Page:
Bezier draws the cubic Bezier curve defined by Points a, b, c, and d. The end styles are determined by end0 and end1; the thickness of the curve is 1+2*thick. The source is aligned so sp in src corresponds to a in dst.
bezspline(dst, p, np, end0, end1, thick, src, sp)
Bezspline takes the same arguments as poly but draws a quadratic B–spline (despite its name) rather than a polygon. If the first and last points in p are equal, the spline has periodic end conditions.
bezsplinepts(pt, npt, pp)
Bezsplinepts returns in pp a list of points making up the open polygon that bezspline would draw. The caller is responsible for freeing *pp.
fillbezier(dst, a, b, c, d, wind, src, sp)
Fillbezier is to bezier as fillpoly is to poly.
fillbezspline(dst, p, wind, src, sp)
Fillbezspline is like fillpoly but fills the quadratic B–spline rather than the polygon outlined by p. The spline is closed with a line if necessary.
ellipse(dst, c, a, b, thick, src, sp)
Ellipse draws in dst an ellipse centered on c with horizontal and vertical semiaxes a and b. The source is aligned so sp in src corresponds to c in dst. The ellipse is drawn with thickness 1+2*thick.
fillellipse(dst, c, a, b, src, sp)
Fillellipse is like ellipse but fills the ellipse rather than outlining it.
arc(dst, c, a, b, thick, src, sp, alpha, phi)
Arc is like ellipse, but draws only that portion of the ellipse starting at angle alpha and extending through an angle of phi. The angles are measured in degrees counterclockwise from the positive x axis.
fillarc(dst, c, a, b, src, sp, alpha, phi)
Fillarc is like arc, but fills the sector with the source color.
icossin(deg, cosp, sinp)
Icossin stores in *cosp and *sinp scaled integers representing the cosine and sine of the angle deg, measured in integer degrees. The values are scaled so cos(0) is 1024.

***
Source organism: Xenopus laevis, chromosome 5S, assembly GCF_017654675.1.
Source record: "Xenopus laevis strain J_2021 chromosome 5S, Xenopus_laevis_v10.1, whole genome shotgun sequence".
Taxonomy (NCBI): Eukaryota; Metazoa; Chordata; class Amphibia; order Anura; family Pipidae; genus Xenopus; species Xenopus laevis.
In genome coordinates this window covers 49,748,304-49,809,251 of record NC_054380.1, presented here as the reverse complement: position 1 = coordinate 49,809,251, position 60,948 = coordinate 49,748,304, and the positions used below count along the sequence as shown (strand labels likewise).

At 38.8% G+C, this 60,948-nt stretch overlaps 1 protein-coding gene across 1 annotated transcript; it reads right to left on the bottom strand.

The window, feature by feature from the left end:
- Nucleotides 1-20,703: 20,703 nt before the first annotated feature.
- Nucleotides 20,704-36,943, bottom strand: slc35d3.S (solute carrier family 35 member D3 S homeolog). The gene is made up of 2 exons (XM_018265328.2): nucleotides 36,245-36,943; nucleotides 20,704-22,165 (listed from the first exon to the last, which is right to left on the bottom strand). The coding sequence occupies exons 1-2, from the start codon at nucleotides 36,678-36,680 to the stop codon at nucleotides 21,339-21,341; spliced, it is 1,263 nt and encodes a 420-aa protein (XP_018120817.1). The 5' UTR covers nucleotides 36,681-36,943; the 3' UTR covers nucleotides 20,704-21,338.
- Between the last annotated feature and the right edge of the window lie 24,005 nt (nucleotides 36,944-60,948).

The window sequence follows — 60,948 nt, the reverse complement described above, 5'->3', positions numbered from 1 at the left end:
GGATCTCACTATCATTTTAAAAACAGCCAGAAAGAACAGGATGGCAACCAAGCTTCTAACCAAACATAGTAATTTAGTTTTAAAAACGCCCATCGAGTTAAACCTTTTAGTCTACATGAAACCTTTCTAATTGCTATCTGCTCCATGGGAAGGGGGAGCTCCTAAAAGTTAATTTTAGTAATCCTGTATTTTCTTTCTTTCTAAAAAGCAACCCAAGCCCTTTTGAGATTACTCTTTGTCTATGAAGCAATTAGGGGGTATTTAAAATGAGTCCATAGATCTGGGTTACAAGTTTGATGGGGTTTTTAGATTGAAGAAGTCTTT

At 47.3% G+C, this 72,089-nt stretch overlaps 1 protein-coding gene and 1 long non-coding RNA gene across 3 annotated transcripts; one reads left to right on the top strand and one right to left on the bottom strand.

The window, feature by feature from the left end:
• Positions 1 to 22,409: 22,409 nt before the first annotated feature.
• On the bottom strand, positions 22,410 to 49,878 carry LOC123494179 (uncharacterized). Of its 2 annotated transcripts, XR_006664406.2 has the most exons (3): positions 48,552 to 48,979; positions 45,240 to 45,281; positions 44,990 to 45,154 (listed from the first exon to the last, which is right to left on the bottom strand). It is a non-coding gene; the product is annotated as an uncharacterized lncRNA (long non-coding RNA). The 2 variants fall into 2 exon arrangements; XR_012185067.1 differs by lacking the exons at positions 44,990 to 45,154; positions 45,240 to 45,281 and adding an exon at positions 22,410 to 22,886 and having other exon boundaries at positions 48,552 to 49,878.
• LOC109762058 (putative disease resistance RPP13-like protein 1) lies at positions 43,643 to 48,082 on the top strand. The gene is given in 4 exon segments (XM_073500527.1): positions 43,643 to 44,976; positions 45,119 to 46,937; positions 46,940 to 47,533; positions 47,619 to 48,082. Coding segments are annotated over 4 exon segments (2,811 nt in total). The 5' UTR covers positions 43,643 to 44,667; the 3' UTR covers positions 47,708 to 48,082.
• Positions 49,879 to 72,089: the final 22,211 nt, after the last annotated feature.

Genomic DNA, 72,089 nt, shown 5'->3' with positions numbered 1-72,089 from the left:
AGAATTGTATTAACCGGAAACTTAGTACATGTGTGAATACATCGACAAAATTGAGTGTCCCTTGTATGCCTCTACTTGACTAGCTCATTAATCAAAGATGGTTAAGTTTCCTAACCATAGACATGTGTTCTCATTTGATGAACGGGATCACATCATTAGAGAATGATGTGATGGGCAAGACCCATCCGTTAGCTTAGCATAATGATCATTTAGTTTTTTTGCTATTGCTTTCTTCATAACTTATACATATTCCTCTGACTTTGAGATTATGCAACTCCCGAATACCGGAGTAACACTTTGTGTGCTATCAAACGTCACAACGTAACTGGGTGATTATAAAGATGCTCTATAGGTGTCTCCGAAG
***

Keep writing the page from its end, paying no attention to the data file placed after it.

icossin2(x, y, cosp, sinp)
Icossin2 is analogous to icossin, with the angle represented not in degrees but implicitly by the point (x,y). It is to icossin what atan2 is to atan (see sin(2)).
border(dst, r, i, color, sp)
Border draws an outline of rectangle r in the specified color. The outline has width i; if positive, the border goes inside the rectangle; negative, outside. The source is aligned so sp corresponds to r.min.
string(dst, p, src, sp, font, s)
String draws in dst characters specified by the string s and font; it is equivalent to a series of calls to gendraw using source src and masks determined by the character shapes. The text is positioned with the left of the first character at p.x and the top of the line of text at p.y. The source is positioned so sp in src corresponds to p in dst. String returns a Point that is the position of the next character that would be drawn if the string were longer.
For characters with undefined or zero–width images in the font, the character at font position 0 (NUL) is drawn.
The other string routines are variants of this basic form, and have names that encode their variant behavior. Routines whose names contain rune accept a string of Runes rather than UTF–encoded bytes. Routines ending in n accept an argument, n, that defines the number of characters to draw rather than accepting a NUL–terminated string. Routines containing bg draw the background behind the characters in the specified color (bg) and alignment (bgp); normally the text is drawn leaving the background intact.
The routine _string captures all this behavior into a single operator. Whether it draws a UTF string or Rune string depends on whether s or r is null (the string length is always determined by len). If bg is non–null, it is used as a background color. The clipr argument allows further management of clipping when drawing the string; it is intersected with the usual clipping rectangles to further limit the extent of the text.
drawsetdebug(on)
Turns on or off debugging output (usually to a serial line) according to whether on is non–zero.

SOURCE
/sys/src/libdraw

SEE ALSO
graphics(2), stringsize(2), color(6), utf(6), addpt(2)

T. Porter, T. Duff. ``Compositing Digital Images'', Computer Graphics (Proc. SIGGRAPH), 18:3, pp. 253–259, 1984.

DIAGNOSTICS
These routines call the graphics error function on fatal errors.

BUGS
Anti–aliased characters can be drawn by defining a font with multiple bits per pixel, but there are no anti–aliasing geometric primitives.